Icelandic history can take some getting used to, because to an American, it doesn’t quite seem like history. The major historical text, the Icelandic Sagas, mostly concerns the actual Vikings who settled the island and their hardships, feuds, and discoveries (not least of which was Vinland, better known to us as North America). But there are supernatural elements as well — namely, the existence of trolls and ghosts. I’m not suggesting that US history books or religious texts are immune to exaggeration or fabrication, as we lend a significant amount of credibility to giants and miracles, but trolls and ghosts are apt to raise eyebrows.

While it’s easy to be cynical about Icelandic history and folklore, it’s more fun to play along. Further along the path at Gunnuhver, we came across a pit filled with especially strong vents, and I could just imagine a bunch of farmers standing around it cursing an undead teenage girl.

The path was minimally roped-off, which was surprising, given that you could burn your hand off your arm in seconds if it found itself in a vent. The area reeked of sulfur and occasionally felt warm in places; at one point, passing a large vent, the wind blew hot, salty-smelling steam into my face. It was hard to mind — it was raining lightly, off and on, and I wasn’t smelling so great myself after a full day of travel.

After driving down a few more unmarked gravel roads, it was finally time to head to the Blue Lagoon.

For an attraction that sells itself on being relaxing, the process of actually getting into the lake is stressful. We arrived just a minute or two after its 10:00 a.m. opening and already long lines had formed just inside the entrance. We didn’t even know if we were in the right line. Admission is expensive — we paid about $75 USD per person for entrance, a towel and bathrobe rental, a locker, two face mask samplers, and a drink ticket for the swim-up bar. The locker room was chaotic, and I fumbled with my electronic wristband that opened the locker and served as my “tab” at the bar. I felt really uncomfortable, too, being so dirty and cold and wet in my flight clothes and winter jacket, and having to exchange that for a bathing suit. It felt like 3:00 a.m. to me, and I didn’t have the mental clarity I wanted.

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The Blue Lagoon.

But the water was heavenly. Its warmth, milky blue color, and sweet clay aroma made me feel safe and calm. I liked scrunching my toes in the volcanic sand and watching steam blow across the surface, sometimes creating nearly opaque curtains of vapor. The water was never so deep that my head was submerged, so I could alternate between slow strides and a leisurely breast stroke. Our natural bathtub was surrounded by rolling hills of lava flows, with a clean-energy power plant puffing steam into the air just beyond. And every five minutes, there was light rain, or hard rain, or a sun so bright we had to keep our backs to it.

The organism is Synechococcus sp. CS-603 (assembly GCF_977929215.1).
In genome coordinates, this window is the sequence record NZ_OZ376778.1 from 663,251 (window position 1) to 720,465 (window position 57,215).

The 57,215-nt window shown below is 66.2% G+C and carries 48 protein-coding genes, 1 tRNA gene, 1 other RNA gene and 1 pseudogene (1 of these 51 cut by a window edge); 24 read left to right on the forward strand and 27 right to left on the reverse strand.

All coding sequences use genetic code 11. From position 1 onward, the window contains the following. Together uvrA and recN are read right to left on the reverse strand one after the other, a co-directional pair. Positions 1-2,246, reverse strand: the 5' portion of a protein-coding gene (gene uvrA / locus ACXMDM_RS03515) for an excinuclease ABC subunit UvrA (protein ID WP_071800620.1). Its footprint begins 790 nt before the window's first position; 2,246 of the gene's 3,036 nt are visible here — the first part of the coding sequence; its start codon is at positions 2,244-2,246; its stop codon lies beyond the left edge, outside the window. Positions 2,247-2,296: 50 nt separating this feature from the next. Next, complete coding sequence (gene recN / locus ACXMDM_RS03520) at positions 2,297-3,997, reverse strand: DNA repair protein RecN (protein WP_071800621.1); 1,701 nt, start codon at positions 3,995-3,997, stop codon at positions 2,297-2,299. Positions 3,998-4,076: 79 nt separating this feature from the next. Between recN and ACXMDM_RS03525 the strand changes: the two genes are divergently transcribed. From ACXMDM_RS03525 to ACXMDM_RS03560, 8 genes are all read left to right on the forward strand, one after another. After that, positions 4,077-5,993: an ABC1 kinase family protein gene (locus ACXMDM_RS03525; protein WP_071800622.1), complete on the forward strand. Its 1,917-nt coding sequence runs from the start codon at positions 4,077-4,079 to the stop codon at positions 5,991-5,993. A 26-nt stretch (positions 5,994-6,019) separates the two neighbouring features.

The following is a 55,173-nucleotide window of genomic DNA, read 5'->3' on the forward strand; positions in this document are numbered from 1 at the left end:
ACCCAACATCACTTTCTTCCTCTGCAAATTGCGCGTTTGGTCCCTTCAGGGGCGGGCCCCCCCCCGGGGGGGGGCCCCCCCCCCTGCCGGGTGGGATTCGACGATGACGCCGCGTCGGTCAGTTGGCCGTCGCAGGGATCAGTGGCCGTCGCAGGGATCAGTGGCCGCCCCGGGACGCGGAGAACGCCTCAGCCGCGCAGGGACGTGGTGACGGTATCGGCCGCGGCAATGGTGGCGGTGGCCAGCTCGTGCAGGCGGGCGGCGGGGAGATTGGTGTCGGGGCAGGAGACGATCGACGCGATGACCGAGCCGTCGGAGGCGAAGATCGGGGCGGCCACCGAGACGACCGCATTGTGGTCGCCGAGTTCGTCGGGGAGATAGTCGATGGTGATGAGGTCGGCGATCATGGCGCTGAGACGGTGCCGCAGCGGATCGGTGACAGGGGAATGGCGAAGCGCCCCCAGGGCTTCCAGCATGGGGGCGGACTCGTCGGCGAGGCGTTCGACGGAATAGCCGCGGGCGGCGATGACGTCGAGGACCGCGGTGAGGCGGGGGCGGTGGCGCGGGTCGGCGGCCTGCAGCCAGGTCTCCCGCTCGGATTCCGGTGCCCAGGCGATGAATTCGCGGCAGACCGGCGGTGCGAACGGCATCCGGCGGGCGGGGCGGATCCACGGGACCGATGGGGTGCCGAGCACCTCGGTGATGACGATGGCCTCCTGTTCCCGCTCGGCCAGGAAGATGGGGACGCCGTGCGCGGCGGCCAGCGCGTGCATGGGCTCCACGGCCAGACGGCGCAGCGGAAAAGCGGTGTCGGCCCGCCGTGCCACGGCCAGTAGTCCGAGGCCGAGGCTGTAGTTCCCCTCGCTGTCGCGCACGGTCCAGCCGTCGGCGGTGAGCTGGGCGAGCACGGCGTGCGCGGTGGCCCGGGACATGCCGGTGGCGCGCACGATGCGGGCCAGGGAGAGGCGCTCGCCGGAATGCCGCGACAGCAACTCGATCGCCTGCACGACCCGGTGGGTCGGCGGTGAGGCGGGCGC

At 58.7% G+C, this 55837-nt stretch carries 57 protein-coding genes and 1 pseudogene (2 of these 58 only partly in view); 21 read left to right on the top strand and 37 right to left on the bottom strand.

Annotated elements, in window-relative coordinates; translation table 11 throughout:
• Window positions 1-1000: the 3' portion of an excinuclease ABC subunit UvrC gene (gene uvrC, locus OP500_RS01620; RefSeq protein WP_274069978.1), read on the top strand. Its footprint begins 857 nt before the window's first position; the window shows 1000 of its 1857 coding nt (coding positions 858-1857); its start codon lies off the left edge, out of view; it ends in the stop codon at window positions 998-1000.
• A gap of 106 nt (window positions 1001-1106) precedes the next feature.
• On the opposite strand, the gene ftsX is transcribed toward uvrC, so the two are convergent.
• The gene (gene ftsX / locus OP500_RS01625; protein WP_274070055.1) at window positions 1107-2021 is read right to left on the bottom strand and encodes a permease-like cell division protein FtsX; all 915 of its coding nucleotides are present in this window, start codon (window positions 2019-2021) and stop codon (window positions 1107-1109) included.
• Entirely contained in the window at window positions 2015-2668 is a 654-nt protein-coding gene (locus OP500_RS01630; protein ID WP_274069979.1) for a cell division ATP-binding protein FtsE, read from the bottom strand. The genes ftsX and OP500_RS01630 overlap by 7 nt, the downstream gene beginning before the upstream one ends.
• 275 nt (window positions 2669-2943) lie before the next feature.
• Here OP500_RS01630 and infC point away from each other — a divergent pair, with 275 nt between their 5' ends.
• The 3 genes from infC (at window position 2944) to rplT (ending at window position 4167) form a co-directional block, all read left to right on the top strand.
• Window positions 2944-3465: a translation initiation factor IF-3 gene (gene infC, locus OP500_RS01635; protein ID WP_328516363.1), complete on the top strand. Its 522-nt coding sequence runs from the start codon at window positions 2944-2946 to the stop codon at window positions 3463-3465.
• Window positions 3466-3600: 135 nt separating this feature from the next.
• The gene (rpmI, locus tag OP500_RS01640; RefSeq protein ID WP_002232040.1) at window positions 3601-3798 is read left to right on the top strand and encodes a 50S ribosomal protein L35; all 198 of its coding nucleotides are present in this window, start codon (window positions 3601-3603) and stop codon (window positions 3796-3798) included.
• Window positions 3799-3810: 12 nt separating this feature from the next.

Tip: Bring a hairbrush, conditioner, and a cozy change of clothes to the Blue Lagoon with you. While the water does wonders for your skin, it makes your hair feel like wet tangled yarn. And the last thing you’ll want to do is put your touring clothes back on. Treat yourself to loungewear afterwards.

We eventually wandered toward one of the several stations along the water’s edge for applying silicone masks made from volcanic rock from the site. You used a metal scoop to remove a handful of the pale gray putty from a bin and applied it to your face. The bins were above the water, so the masks were the same cold temperature as the air, and they felt exhilarating to put on. I loved the fresh linens smell and exfoliating sensation as it dried, and ended up doing a few applications throughout the morning. It made for an unforgettable sight–tourists all around me, appearing out of steam clouds or disappearing into them, with their faces painted white. A cold glass of strawberry sparkling wine from the swim-up bar only heightened it.

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Milky water and chalky faces at the Blue Lagoon.

We spent two hours at the Blue Lagoon (it hardly felt like it) then drove on to Reykjavik. I was so eager to see Reykjavik and eat lunch, but my body clock was taking over. I kept falling asleep then immediately coming back-to as my guy asked me questions or pointed out things of interest along the route. It took all of my strength — and a cup of black tea — not to pass out with my face in my bowl of lamb stew at Cafe Loki.